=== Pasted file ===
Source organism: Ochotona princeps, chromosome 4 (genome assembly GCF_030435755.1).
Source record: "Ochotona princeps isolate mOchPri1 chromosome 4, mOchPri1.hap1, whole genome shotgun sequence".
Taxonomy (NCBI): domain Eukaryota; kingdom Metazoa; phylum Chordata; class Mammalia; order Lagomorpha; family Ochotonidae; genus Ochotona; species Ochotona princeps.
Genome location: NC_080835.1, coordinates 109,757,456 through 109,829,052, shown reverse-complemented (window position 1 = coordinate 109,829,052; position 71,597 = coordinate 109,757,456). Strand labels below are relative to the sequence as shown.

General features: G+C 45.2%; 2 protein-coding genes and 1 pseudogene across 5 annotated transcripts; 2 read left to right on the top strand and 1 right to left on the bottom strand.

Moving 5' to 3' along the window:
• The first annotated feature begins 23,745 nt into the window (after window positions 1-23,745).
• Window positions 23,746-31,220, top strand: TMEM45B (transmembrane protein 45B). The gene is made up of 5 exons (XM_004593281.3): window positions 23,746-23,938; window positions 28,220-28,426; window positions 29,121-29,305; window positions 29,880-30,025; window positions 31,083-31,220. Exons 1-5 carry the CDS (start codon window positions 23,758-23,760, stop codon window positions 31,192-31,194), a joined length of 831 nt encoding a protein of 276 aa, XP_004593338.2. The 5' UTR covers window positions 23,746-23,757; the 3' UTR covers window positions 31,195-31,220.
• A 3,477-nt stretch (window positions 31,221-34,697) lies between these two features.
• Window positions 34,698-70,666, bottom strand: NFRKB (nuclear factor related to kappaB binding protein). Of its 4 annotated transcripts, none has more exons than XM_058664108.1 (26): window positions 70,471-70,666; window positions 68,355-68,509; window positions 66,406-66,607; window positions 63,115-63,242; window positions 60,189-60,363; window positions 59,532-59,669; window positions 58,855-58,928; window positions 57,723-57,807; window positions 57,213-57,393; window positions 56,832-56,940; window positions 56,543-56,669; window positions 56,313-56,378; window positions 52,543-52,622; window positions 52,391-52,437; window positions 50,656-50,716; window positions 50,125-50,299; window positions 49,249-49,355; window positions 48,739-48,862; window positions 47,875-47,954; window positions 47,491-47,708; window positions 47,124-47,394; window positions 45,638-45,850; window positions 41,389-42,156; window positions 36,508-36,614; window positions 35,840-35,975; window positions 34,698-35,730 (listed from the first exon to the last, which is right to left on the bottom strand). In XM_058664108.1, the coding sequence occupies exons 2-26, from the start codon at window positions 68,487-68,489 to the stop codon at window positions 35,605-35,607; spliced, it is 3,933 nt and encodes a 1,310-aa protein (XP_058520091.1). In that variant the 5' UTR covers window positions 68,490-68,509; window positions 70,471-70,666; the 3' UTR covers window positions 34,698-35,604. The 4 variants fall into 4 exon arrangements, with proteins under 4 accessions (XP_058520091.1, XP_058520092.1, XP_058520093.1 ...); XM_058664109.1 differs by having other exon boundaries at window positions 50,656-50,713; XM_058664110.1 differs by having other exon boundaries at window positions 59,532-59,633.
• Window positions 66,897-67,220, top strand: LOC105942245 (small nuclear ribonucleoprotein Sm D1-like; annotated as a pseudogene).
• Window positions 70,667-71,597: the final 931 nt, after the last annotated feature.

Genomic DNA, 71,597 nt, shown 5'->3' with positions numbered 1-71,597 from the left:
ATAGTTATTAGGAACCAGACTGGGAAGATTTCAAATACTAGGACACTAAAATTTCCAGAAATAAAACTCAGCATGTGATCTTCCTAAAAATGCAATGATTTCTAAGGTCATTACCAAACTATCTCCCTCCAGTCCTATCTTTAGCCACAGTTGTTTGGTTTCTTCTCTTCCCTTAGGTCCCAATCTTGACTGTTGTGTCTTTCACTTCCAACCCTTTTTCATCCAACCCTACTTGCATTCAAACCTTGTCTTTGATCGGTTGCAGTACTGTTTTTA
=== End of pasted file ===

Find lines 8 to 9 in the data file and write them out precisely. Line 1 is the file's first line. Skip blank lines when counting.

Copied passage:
• Window positions 23,746-31,220, top strand: TMEM45B (transmembrane protein 45B). The gene is made up of 5 exons (XM_004593281.3): window positions 23,746-23,938; window positions 28,220-28,426; window positions 29,121-29,305; window positions 29,880-30,025; window positions 31,083-31,220. Exons 1-5 carry the CDS (start codon window positions 23,758-23,760, stop codon window positions 31,192-31,194), a joined length of 831 nt encoding a protein of 276 aa, XP_004593338.2. The 5' UTR covers window positions 23,746-23,757; the 3' UTR covers window positions 31,195-31,220.
• A 3,477-nt stretch (window positions 31,221-34,697) lies between these two features.